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HorizontalHunter

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Talk about the highs and lows of deer hunting. A wild ride for sure. What an incredible encounter with that second 8 pointer. A once in a lifetime encounter that you will remember for the rest of your life.

Hitting and not recovering a deer that you know in your heart is dead is hard and also something you won’t forget. It happened to me years ago and I replayed it a zillion times in my head, as I’m sure you are now.

As an experienced hunter you took the high percentage quartering away shot at a close deer from a tree stand. Yes the closer they are the more severe the angles are but there are also many things that are out of your control can and do go wrong. My bet is the latter. You have been hunting a long time.

Some would have taken that second buck and paid lip service to the first buck. A true hunter who cares about their quarry and the traditions of fair chase and not just “filling a freezer would do what you did and make every effort to recover that downed deer.

Bob
 

Sparkey

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Good luck on the search and good on you for being a ethical hunter. I always say to myself when taking this close shots or steep angles aim for the exit wound.
 

FrankNA

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I lost one years ago in a heavy rain storm and a knee deep swamp. Jumped the hummocks as much as possible but it soon became too much as it was dark as hell (even with flashlights at 2:00 PM).

You are a man of your convictions. Good for you!
 

ThePreBanMan

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No luck. I grid searched again for a long time. At about 4:00 I finally found blood.

It was very very light but I was able to track him an additional 75 or so yards until he came out onto a human trail. The deer use the trail as well and there are fresh tracks going in both directions. I investigated directly across the trail thinking that maybe he had just crossed it. I did not find any additional blood. At this point the trail was very very light, I don't know which direction he went or where he cut back into the woods. It was getting dark at this point and I had to call it off and head out.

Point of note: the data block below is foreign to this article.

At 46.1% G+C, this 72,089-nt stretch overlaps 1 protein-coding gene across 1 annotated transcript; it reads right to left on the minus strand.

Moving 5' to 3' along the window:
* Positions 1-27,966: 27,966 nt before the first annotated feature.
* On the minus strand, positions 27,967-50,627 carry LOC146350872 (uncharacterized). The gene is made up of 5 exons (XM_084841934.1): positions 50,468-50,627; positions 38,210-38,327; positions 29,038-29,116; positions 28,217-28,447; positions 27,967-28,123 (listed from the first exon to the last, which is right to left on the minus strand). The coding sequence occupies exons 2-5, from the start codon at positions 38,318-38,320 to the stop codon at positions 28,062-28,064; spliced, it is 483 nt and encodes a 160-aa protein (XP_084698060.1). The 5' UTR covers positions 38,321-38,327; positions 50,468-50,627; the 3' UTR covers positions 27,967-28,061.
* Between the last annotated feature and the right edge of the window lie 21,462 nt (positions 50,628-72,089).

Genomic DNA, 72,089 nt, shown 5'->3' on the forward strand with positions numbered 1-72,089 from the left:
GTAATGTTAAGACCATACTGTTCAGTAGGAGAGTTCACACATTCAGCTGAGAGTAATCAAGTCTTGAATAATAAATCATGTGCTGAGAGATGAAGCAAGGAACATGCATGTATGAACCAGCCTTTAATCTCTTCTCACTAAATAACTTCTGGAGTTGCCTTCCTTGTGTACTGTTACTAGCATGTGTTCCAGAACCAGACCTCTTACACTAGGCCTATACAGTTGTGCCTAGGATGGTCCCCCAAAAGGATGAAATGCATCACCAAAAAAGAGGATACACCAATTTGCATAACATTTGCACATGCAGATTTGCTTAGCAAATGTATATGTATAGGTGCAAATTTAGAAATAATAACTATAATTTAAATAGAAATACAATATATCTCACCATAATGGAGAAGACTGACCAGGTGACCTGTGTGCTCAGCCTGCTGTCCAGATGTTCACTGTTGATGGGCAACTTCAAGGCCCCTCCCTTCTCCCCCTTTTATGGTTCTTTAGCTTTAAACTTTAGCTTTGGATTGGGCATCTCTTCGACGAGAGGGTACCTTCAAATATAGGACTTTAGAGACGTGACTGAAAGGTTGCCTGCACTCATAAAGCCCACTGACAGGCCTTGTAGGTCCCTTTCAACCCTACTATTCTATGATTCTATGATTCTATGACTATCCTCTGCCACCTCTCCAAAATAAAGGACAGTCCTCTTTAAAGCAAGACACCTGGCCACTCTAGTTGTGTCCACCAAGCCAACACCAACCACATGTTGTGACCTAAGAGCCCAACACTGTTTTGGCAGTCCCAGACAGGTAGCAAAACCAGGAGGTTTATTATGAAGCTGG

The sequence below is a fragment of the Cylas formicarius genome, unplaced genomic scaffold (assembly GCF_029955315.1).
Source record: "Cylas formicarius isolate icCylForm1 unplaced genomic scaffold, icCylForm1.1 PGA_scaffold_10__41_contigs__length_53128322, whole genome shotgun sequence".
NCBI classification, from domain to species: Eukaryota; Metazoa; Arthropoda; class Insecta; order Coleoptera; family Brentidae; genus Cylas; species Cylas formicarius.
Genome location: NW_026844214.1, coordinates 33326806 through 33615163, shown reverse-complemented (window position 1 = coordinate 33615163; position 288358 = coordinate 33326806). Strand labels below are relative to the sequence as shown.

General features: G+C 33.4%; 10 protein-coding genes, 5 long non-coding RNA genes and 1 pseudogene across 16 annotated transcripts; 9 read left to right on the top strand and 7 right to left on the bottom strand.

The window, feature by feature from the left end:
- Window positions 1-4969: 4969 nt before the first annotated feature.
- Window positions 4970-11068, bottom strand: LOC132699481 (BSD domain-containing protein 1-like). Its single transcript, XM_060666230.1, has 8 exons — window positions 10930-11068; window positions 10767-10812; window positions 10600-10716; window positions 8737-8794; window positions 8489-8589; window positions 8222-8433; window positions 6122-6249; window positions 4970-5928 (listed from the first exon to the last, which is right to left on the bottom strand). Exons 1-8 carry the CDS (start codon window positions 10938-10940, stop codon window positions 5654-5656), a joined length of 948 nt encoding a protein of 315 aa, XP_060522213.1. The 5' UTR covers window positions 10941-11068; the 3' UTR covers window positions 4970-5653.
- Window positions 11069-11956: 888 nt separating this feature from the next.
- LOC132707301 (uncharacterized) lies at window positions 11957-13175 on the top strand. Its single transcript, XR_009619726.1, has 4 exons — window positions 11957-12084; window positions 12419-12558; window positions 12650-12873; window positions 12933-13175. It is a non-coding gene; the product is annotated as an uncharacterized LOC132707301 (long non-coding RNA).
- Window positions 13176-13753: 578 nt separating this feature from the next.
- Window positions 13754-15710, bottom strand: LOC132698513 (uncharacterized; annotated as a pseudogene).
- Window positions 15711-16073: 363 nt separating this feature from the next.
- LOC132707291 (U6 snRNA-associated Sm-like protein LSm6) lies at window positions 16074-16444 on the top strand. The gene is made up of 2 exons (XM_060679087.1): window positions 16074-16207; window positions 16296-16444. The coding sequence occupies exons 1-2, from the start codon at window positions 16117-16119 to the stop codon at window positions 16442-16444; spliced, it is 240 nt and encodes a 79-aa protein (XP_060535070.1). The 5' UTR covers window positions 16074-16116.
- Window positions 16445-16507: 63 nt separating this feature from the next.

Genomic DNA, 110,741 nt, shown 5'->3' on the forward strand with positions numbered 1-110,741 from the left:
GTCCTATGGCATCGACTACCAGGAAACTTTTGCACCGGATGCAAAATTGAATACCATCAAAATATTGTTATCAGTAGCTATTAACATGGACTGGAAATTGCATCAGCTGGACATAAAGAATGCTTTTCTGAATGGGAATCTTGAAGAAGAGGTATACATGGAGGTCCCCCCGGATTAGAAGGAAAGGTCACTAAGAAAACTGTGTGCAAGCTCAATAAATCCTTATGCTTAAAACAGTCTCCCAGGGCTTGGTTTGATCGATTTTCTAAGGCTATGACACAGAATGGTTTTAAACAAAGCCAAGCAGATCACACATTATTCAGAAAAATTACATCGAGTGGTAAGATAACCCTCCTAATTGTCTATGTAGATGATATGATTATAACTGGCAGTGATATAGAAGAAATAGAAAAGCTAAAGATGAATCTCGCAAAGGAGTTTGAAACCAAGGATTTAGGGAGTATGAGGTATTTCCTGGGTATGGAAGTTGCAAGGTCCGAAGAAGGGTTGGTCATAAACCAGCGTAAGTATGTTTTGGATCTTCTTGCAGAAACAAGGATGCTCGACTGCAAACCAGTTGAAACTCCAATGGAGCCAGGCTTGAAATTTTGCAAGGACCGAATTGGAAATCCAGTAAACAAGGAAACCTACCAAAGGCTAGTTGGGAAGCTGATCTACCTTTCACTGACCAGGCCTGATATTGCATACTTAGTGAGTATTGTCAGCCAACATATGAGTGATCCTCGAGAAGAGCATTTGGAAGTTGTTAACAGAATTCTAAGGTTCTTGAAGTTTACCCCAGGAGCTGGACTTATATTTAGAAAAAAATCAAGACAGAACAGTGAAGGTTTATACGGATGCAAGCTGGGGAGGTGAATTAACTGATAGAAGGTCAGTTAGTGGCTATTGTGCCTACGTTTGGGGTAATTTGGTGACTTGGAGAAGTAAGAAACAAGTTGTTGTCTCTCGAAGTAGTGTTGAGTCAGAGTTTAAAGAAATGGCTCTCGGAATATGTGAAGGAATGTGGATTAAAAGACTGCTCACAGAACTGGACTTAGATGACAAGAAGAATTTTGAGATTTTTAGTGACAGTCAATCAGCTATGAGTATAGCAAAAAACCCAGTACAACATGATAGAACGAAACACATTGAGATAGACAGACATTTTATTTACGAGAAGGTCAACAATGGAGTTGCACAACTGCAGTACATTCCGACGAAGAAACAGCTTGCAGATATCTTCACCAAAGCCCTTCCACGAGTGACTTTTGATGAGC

But you know this latest Intel had me thinking. On my way out of the woods yesterday I took the same trail as it was close to where I lost the blood trail. While walking the trail I came across a buck. He was also in the trail back facing me and in the distance. I didn't notice him until the white flag went up and he jumped into the woods. I recall thinking yesterday, there's no way in hell that's him. That deer looked perfectly fine. But now I wonder...
 

ThePreBanMan

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As he walked under your stand, spine him.

I've thought about that before but it's a narrow target. You have zero left/right forgiveness.... If you miss the mark, it's very likely a lost animal. I've spined them before, but I avoid that shot. Short track for sure if it all works out though... Try not to step on them as you climb down.... after you shoot them a 2nd time..
 

Fixxah

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I saw a bunch of dead deer today. Maybe fifty so far. All roaodkilled on 81. Some got hit so hard their heads were completely gone from the shoulders forward. Yeah, I know where they went. Lol

Look around where you lost the trail and go to the water. You may see a tine sticking out or maybe another part of him. If coyotes get him, you will have a skull anyway. Good luck.
 

Mark from MA

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Sorry you lost him......happens to everyone that hunts for any decent length of time. No one is perfect and bowhunting is far from easy.
 

Mark from MA

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Sorry you lost him......happens to everyone that hunts for any decent length of time. No one is perfect and bowhunting is far from easy.
After reading about your shot, I had the same experience once on buck that i hit like that, low, (like 1/8th up the body) and back near the last rib (lower though) The deer was on the cam eating acorns two days later with the wound noticeable in the picture. I didn't think it was possible, but it seems I had missed anything vital. Evidently there is more than one no man's land spot. And yes....Ive hit that spot as well.... (high between the lungs and spine) and never found the deer either. That's when I really started aiming low for string jumping and had pretty good results with that, usually a heart or top of heart/lung shot.